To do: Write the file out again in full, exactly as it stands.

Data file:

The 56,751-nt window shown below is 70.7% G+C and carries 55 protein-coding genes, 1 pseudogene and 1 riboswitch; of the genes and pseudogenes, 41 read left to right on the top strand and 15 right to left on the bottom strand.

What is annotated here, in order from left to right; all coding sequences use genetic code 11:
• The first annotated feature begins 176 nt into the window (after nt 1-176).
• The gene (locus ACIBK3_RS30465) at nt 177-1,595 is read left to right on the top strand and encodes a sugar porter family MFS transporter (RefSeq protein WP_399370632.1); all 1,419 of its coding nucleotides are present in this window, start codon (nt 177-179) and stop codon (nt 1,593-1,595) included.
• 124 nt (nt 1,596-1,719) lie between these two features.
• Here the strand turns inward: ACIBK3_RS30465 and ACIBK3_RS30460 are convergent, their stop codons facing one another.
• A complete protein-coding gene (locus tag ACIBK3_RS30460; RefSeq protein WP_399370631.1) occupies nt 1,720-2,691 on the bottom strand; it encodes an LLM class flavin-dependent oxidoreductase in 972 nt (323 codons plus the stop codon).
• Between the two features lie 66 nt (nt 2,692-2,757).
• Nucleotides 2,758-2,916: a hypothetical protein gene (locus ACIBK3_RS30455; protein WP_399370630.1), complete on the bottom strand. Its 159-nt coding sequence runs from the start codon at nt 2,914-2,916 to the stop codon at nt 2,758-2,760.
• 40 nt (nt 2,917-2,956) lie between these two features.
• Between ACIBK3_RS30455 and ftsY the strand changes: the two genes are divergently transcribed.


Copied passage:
The 56,751-nt window shown below is 70.7% G+C and carries 55 protein-coding genes, 1 pseudogene and 1 riboswitch; of the genes and pseudogenes, 41 read left to right on the top strand and 15 right to left on the bottom strand.

What is annotated here, in order from left to right; all coding sequences use genetic code 11:
• The first annotated feature begins 176 nt into the window (after nt 1-176).
• The gene (locus ACIBK3_RS30465) at nt 177-1,595 is read left to right on the top strand and encodes a sugar porter family MFS transporter (RefSeq protein WP_399370632.1); all 1,419 of its coding nucleotides are present in this window, start codon (nt 177-179) and stop codon (nt 1,593-1,595) included.
• 124 nt (nt 1,596-1,719) lie between these two features.
• Here the strand turns inward: ACIBK3_RS30465 and ACIBK3_RS30460 are convergent, their stop codons facing one another.
• A complete protein-coding gene (locus tag ACIBK3_RS30460; RefSeq protein WP_399370631.1) occupies nt 1,720-2,691 on the bottom strand; it encodes an LLM class flavin-dependent oxidoreductase in 972 nt (323 codons plus the stop codon).
• Between the two features lie 66 nt (nt 2,692-2,757).
• Nucleotides 2,758-2,916: a hypothetical protein gene (locus ACIBK3_RS30455; protein WP_399370630.1), complete on the bottom strand. Its 159-nt coding sequence runs from the start codon at nt 2,914-2,916 to the stop codon at nt 2,758-2,760.
• 40 nt (nt 2,917-2,956) lie between these two features.
• Between ACIBK3_RS30455 and ftsY the strand changes: the two genes are divergently transcribed.